In my last post, I talked about The Move from Entrepreneur to VC, and I mentioned that I’d follow up by touching on why I joined the guys at Social Leverage.
One of the key moments that actually drove me to explore a VC career was a conversation with a couple of my closest friends while celebrating Jeremy’s birthday at a Yankee game. Jeremy and Brad were two of my co-founders at Assistly, and they had both recently moved on to head up the technical team at Airtime; so our conversation centered around what I would do next. I told the guys how much I enjoyed working with the entrepreneurs that Alex and I had made investments in and both Jeremy and Brad responded by telling me I should just go off and invest — and given my track record of working with great companies — they were willing to commit to becoming my first Limited Partners (LPs) right on the spot. Wow! I wouldn’t have (necessarily) held them to it, but I certainly appreciated the vote of confidence. I’m happy to say that it didn’t take too much prodding for Brad and Jeremy to commit to Social Leverage and become two of our earliest LPs in our latest fund. That encounter kicked off a flurry of other conversations and thoughts. I considered going out on my own to start my own VC firm. Certainly there are other success stories of individuals becoming first time micro VCs and by all accounts doing extremely well. But Alex made me realize that I’d lose out on two key things; first the camaraderie of working in a team environment and second of learning directly by watching people that had already gone through this journey. I made the decision to only make the switch if I could align myself with the right partnership. Howard was on my call list, as a friend and advisor. I wasn’t thinking that I could join him and Tom at that point, but I wanted to get his perspective on what it was like to be a VC, which groups I should think about reaching out to, etc. I met with Howard at the lounge in the Four Seasons on one of his frequent visits to San Francisco, and when I got there, as usual, Howard was surrounded by no less than four other entrepreneurs from various companies. Introductions were made and the other guys hung around for a bit, but soon left so that Howard and I could chat. I told Howard what I was thinking and the advice I was looking for, and he immediately said, “Why don’t you join Social Leverage — we’d love to have you as a partner!”. It wasn’t exactly where I had expected the conversation to go, but I was certainly flattered — and so we began exploring the potential of the opportunity and how we would work together. A couple of weeks later I took a trip down to Coronado to meet with both Howard and Tom and really get into the specifics — and we quickly solidified the partnership. I’ve known Howard and Tom for about six years now. Howard sold WallStrip to CBS in 2007 and in 2009 moved to Coronado (he recounts that “trade” a few years later), just 40 minutes from where I was then living in San Diego. As Howard was a bit of celebrity in the tech startup world, Alex and I reached out to him and setup a lunch. We enjoyed each other’s company and worked to maintain the relationship on both sides. I met Tom a bit further down the line at one of Howard’s famous Lindzonpalooza events. Tom and Howard have been close friends for 25 years since they met in grad school (ASU). Coincidentally, that’s almost the same amount of time that Alex and I have known each other and it gave me great comfort to come into an environment that’s based on a long lasting friendship. Like Alex and myself, Tom and Howard are great compliments to each other which is probably one of the reasons that they’ve been successful. Howard likes to be in the fray, engaging with as many people as possible, always thinking about how a connection could potential help an entrepreneur get to the next level. Tom is also thinking about how to move the needle for our entrepreneurs, but much more so by bringing his operational and corporate development expertise to bear. While Howard always sees the glass as half full, Tom makes sure that the ship stays roughly on course. Luckily, I fit somewhere in the middle and will be able to help both of my partners, while also learning from each of them. Although I was looking forward to moving into the world of venture capital, I didn’t exactly want to leave the startup world behind. And by many measures (among them lack of existing infrastructure, treating every dollar like it’s our own — because it is, the ability to take charge and make something great happen without asking for permission), Social Leverage is very much a startup itself. Six weeks in, and I’m loving being a part of the team!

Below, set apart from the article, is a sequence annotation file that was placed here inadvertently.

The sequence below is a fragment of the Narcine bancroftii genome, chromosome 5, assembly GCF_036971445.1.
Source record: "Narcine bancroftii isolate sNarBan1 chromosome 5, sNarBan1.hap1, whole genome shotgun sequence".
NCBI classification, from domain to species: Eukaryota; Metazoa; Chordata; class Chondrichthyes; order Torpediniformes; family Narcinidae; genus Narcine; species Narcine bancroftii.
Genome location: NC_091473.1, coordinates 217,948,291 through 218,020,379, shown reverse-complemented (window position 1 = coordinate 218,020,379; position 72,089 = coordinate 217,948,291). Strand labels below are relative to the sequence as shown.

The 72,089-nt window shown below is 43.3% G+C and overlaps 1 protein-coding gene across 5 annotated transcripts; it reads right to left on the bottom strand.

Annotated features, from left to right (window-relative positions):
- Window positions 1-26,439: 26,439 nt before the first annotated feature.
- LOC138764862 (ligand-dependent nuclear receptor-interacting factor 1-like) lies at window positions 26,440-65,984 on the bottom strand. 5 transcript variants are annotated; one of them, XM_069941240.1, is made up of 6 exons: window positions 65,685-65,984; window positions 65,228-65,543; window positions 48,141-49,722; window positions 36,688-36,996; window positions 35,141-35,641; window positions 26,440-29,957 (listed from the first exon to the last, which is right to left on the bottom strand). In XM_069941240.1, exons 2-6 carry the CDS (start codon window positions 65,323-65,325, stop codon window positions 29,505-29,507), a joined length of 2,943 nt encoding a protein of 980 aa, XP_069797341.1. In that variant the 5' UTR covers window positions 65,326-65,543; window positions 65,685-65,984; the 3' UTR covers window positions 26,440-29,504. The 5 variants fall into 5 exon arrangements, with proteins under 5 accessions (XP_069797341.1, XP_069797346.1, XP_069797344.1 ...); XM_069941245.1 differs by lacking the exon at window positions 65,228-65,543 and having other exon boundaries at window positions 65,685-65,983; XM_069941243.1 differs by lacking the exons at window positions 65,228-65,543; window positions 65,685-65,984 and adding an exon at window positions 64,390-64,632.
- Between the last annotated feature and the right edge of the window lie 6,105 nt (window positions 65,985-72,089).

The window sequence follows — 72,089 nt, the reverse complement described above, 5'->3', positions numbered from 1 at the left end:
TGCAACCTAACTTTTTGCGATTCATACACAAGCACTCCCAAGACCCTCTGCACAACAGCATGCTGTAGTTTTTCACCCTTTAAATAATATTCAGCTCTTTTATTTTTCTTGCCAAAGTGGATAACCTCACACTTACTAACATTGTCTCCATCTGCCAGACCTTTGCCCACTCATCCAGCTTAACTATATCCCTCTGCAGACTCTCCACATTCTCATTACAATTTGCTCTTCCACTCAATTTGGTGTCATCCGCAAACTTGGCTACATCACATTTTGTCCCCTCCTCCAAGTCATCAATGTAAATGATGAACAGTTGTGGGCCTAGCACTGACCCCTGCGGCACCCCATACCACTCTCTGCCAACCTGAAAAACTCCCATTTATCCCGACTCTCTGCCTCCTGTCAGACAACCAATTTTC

Originally published at www.garybenitt.com on January 15, 2015.